Page 2 of 3
Juniper has tried several moves already to boost QFabric's momentum with Juniper's channel partners, including the introduction of a midmarket-centric QFabric -- an overall cheaper package, with a different interconnect device and less firepower -- in June. The EMC alliance is another step in that effort, executives explained, because it formalizes the good fit between EMC and Juniper products many solution providers already know about.
Juniper didn't provide numbers on how many of its solution providers also partner with EMC, but the majority of those targeted partners with which Juniper is working intensively on QFabric have storage practices, Juniper's Pataky said.
In a previous interview, Juniper executives told CRN that fewer than 10 solution providers sell the G-level QFabric, but that Juniper has more than 450 Select- and Elite-level partners certified to sell its data center products and that about 80 partners sell the end-to-end servers, storage and networking portfolio.
Earlier this year, Juniper's channel teams began aggressively marketing QFabric through those partners, including a select group of 30 Juniper partners to which it provided advanced sales and technical training around the systems. That work has gone well, Pataky said, adding that Juniper and EMC would lean on distributors like Arrow to help partners move the needle on QFabric, as well.
"If you go into a customer and have an architectural point of view backed up by great products and technologies, you've earned the right to have a different conversation with that customer," Pataky said. "We see this as opening up a massive opportunity around other areas like data center security. These can be much bigger than just switch fulfillment implementations."
Juniper will also be looking to expand its strategic relationships with other storage providers, including IBM, with which it quietly completed interoperability testing several months ago, Juniper's Dasgupta said. Juniper declined to name other potential storage partners.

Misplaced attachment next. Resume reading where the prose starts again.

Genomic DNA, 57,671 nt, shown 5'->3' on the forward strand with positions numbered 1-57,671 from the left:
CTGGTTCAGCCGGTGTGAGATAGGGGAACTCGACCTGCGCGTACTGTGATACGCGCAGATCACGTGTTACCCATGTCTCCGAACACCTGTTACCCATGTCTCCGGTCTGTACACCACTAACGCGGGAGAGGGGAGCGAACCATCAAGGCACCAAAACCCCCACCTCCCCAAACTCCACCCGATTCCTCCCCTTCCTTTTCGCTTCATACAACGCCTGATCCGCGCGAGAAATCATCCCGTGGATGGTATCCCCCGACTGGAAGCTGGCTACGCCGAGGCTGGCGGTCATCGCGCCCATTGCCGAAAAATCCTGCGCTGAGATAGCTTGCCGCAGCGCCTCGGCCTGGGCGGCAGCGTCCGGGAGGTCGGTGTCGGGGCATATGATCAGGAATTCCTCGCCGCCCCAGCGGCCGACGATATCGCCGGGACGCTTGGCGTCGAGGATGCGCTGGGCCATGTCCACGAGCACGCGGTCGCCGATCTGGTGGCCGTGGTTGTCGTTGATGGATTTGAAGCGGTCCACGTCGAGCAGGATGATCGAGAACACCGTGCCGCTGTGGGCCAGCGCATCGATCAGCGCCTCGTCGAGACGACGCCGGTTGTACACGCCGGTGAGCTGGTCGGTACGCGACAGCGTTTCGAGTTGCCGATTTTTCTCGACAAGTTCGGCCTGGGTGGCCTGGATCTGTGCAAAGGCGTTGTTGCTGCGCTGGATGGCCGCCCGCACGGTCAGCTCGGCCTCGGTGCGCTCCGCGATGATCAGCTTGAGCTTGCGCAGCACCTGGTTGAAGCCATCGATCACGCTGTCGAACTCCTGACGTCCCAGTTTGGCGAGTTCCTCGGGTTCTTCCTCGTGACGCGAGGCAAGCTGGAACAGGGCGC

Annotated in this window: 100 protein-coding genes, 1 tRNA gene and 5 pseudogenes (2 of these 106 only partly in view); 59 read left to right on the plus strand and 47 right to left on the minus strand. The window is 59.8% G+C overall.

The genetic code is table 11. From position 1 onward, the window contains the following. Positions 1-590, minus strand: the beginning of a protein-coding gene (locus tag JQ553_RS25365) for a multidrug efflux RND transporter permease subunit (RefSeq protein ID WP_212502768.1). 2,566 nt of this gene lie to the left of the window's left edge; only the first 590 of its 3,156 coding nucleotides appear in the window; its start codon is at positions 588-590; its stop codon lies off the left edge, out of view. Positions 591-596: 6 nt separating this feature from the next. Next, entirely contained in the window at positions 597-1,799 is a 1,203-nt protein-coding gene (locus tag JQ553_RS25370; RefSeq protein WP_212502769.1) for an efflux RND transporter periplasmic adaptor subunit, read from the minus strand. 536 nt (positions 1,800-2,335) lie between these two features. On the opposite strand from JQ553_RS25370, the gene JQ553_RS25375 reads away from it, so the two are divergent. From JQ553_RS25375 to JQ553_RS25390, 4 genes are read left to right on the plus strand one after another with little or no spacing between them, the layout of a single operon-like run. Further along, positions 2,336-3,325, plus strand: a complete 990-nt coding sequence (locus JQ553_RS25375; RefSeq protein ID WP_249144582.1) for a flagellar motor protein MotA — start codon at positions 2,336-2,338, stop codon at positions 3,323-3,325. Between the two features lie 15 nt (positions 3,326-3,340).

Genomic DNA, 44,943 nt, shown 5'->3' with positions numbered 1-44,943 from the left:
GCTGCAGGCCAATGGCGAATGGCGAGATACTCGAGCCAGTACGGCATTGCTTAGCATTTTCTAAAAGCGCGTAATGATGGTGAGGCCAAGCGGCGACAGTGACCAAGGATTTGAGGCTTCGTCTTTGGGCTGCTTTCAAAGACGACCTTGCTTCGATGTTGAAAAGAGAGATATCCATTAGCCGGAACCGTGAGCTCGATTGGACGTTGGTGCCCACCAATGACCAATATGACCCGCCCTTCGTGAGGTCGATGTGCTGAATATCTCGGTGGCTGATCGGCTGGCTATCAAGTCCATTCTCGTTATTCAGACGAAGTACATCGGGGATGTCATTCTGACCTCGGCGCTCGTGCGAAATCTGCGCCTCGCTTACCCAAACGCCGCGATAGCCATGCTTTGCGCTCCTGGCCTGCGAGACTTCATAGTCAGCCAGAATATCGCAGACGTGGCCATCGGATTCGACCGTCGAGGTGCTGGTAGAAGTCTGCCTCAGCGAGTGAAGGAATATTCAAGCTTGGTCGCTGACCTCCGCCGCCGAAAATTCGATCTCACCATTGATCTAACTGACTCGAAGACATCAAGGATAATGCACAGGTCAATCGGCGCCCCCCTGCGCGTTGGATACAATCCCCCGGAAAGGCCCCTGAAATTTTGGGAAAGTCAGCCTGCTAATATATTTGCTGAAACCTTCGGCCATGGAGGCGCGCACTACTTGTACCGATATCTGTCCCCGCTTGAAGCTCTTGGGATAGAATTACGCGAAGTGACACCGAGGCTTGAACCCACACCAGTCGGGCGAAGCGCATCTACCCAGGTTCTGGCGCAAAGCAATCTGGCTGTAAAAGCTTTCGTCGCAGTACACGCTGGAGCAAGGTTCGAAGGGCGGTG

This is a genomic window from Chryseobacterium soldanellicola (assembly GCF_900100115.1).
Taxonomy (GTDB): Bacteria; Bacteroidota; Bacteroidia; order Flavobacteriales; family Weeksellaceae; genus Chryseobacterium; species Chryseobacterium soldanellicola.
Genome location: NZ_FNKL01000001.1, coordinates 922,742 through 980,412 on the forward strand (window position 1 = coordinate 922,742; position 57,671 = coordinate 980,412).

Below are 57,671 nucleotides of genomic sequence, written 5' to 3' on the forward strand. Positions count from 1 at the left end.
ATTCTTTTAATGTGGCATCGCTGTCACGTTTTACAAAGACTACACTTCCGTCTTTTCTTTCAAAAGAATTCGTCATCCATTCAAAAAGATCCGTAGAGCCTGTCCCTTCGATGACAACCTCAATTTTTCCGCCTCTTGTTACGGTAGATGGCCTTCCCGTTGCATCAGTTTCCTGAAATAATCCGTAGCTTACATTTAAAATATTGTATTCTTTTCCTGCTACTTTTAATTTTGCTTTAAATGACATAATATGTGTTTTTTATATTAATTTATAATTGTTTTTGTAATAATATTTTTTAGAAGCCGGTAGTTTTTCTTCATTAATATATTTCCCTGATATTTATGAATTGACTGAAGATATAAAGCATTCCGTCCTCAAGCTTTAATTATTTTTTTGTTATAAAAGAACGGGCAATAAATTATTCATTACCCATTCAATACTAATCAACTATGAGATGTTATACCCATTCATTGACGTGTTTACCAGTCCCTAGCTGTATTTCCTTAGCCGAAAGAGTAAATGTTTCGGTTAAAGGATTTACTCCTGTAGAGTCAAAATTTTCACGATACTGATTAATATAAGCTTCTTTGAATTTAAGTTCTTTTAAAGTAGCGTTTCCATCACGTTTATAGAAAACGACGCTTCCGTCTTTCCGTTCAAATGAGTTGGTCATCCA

Top Juniper partners agreed that the uptake of QFX switches has been strong and that overall QFabric adoption will be a slower, more deliberate process that'll pay bigger dividends in the long term.
"It's a big commitment, and it is complex, moving from a tiered system to a single switch in the data center," said Peter Jansson, senior system engineer at IGX Global, a Juniper Elite partner based in Rocky Hill, Ct. "In some cases in a QFabric deployment you're [addressing] 6,000 10-gig ports, and some data center architects do get scared by the sheer size of the numbers. But the response on the [M-level] micro-fabric in particular has been quite interesting and is definitely opening a lot of doors."
Jansson agreed with Pataky's assessment that the QFabric concept was a door-opener for customers looking to invest more strategically in data center assets.
"What we've been able to do is have quite in-depth conversations with our clients, especially when they're going from 1-gig server-attached architecture to virtualized 10-gig architecture and blade chassis," Jansson said. "It's something we believe in from a data center architecture point of view. It's a slow process, for sure. But the customers who have deployed the QFX-3500 in its initial stage, we've found, are very keen to explore what sort of solution the full Fabric can offer."
NEXT: Does Juniper Threaten EMC's Cisco Relationship?